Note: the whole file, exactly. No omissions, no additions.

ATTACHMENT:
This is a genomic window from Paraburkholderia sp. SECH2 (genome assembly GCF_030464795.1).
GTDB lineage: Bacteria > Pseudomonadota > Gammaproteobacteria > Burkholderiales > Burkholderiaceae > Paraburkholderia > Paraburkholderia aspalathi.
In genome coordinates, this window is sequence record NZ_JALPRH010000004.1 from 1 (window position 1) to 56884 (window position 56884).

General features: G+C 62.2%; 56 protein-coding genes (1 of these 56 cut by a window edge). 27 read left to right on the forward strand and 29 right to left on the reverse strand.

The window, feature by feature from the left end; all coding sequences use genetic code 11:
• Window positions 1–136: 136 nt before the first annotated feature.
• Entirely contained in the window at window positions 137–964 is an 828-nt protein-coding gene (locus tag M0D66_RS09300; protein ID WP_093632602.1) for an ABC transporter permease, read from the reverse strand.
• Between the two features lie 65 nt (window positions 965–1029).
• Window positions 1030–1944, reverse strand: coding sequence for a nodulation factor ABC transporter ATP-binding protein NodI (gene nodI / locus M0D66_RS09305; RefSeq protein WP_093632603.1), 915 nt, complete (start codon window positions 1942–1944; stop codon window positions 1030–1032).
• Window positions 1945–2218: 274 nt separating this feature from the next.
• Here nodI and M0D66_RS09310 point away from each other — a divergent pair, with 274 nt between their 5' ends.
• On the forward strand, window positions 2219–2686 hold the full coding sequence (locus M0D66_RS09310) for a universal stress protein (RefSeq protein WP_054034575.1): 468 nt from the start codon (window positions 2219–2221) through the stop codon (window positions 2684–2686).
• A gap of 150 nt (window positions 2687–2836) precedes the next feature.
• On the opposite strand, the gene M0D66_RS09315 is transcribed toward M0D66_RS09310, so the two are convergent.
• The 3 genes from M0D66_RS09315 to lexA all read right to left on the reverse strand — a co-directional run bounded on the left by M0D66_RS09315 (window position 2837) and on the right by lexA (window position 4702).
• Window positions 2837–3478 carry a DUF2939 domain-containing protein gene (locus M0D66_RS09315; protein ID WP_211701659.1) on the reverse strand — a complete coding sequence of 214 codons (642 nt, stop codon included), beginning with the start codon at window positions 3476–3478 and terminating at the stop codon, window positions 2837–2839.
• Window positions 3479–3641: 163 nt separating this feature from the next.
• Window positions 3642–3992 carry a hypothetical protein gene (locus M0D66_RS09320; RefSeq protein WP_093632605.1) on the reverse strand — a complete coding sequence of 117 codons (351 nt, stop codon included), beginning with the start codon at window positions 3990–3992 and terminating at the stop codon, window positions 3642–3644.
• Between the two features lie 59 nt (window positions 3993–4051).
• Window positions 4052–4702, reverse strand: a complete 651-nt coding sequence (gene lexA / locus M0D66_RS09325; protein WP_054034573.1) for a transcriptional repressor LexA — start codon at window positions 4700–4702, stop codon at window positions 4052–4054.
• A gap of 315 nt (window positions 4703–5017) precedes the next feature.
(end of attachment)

This is a genomic window from Paraburkholderia sp. SECH2 (genome assembly GCF_030464795.1).
GTDB lineage: Bacteria > Pseudomonadota > Gammaproteobacteria > Burkholderiales > Burkholderiaceae > Paraburkholderia > Paraburkholderia aspalathi.
In genome coordinates, this window is sequence record NZ_JALPRH010000004.1 from 1 (window position 1) to 56884 (window position 56884).

General features: G+C 62.2%; 56 protein-coding genes (1 of these 56 cut by a window edge). 27 read left to right on the forward strand and 29 right to left on the reverse strand.

The window, feature by feature from the left end; all coding sequences use genetic code 11:
• Window positions 1–136: 136 nt before the first annotated feature.
• Entirely contained in the window at window positions 137–964 is an 828-nt protein-coding gene (locus tag M0D66_RS09300; protein ID WP_093632602.1) for an ABC transporter permease, read from the reverse strand.
• Between the two features lie 65 nt (window positions 965–1029).
• Window positions 1030–1944, reverse strand: coding sequence for a nodulation factor ABC transporter ATP-binding protein NodI (gene nodI / locus M0D66_RS09305; RefSeq protein WP_093632603.1), 915 nt, complete (start codon window positions 1942–1944; stop codon window positions 1030–1032).
• Window positions 1945–2218: 274 nt separating this feature from the next.
• Here nodI and M0D66_RS09310 point away from each other — a divergent pair, with 274 nt between their 5' ends.
• On the forward strand, window positions 2219–2686 hold the full coding sequence (locus M0D66_RS09310) for a universal stress protein (RefSeq protein WP_054034575.1): 468 nt from the start codon (window positions 2219–2221) through the stop codon (window positions 2684–2686).
• A gap of 150 nt (window positions 2687–2836) precedes the next feature.
• On the opposite strand, the gene M0D66_RS09315 is transcribed toward M0D66_RS09310, so the two are convergent.
• The 3 genes from M0D66_RS09315 to lexA all read right to left on the reverse strand — a co-directional run bounded on the left by M0D66_RS09315 (window position 2837) and on the right by lexA (window position 4702).
• Window positions 2837–3478 carry a DUF2939 domain-containing protein gene (locus M0D66_RS09315; protein ID WP_211701659.1) on the reverse strand — a complete coding sequence of 214 codons (642 nt, stop codon included), beginning with the start codon at window positions 3476–3478 and terminating at the stop codon, window positions 2837–2839.
• Window positions 3479–3641: 163 nt separating this feature from the next.
• Window positions 3642–3992 carry a hypothetical protein gene (locus M0D66_RS09320; RefSeq protein WP_093632605.1) on the reverse strand — a complete coding sequence of 117 codons (351 nt, stop codon included), beginning with the start codon at window positions 3990–3992 and terminating at the stop codon, window positions 3642–3644.
• Between the two features lie 59 nt (window positions 3993–4051).
• Window positions 4052–4702, reverse strand: a complete 651-nt coding sequence (gene lexA / locus M0D66_RS09325; protein WP_054034573.1) for a transcriptional repressor LexA — start codon at window positions 4700–4702, stop codon at window positions 4052–4054.
• A gap of 315 nt (window positions 4703–5017) precedes the next feature.